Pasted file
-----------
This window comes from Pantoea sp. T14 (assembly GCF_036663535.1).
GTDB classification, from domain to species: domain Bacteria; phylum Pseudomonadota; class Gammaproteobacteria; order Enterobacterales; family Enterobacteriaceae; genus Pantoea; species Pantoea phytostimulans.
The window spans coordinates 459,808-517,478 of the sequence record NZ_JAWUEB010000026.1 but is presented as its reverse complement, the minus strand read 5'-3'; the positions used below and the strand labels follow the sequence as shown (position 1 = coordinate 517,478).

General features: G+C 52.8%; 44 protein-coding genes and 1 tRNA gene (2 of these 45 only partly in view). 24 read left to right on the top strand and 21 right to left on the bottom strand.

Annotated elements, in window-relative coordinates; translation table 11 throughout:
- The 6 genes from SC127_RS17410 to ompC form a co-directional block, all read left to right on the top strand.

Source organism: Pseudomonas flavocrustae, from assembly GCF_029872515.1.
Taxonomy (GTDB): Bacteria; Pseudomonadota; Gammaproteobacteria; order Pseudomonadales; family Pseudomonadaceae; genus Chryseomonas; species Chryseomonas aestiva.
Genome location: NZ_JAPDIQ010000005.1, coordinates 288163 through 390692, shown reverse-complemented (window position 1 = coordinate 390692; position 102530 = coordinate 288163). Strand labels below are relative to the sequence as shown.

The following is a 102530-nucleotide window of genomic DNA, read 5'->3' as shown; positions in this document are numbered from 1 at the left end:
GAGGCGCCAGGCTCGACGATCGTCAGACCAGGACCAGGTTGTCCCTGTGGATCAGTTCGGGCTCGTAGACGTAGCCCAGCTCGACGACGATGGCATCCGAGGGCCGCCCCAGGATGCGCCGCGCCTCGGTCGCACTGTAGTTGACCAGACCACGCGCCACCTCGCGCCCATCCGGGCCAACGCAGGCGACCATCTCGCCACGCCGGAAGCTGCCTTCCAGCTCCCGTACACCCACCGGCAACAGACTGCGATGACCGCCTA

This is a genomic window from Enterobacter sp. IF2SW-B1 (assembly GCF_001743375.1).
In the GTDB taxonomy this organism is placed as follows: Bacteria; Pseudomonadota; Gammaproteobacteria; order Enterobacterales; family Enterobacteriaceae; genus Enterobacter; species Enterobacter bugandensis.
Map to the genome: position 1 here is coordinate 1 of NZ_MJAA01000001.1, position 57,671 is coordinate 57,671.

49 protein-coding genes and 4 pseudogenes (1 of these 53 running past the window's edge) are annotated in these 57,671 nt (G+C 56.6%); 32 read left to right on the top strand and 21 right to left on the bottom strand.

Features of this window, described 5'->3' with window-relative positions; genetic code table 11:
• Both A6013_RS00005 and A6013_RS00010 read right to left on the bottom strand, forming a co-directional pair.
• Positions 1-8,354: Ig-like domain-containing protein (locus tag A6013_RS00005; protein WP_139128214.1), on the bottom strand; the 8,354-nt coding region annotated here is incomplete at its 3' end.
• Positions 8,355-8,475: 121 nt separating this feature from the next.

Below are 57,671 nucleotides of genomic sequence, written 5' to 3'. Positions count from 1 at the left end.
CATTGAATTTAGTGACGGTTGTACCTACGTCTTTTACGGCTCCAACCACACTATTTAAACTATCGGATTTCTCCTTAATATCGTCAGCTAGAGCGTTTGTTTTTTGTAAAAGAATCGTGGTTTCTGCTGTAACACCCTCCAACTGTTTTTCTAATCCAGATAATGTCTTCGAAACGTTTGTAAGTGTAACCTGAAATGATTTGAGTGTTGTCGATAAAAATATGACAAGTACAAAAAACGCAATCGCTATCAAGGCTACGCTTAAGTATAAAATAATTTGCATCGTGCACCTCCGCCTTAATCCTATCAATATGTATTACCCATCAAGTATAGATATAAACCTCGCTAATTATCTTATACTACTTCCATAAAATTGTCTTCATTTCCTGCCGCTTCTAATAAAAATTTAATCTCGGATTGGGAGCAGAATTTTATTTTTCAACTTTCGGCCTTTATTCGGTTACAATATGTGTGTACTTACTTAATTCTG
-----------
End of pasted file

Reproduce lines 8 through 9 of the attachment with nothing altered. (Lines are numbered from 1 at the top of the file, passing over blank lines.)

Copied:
Taxonomy (GTDB): Bacteria; Pseudomonadota; Gammaproteobacteria; order Pseudomonadales; family Pseudomonadaceae; genus Chryseomonas; species Chryseomonas aestiva.
Genome location: NZ_JAPDIQ010000005.1, coordinates 288163 through 390692, shown reverse-complemented (window position 1 = coordinate 390692; position 102530 = coordinate 288163). Strand labels below are relative to the sequence as shown.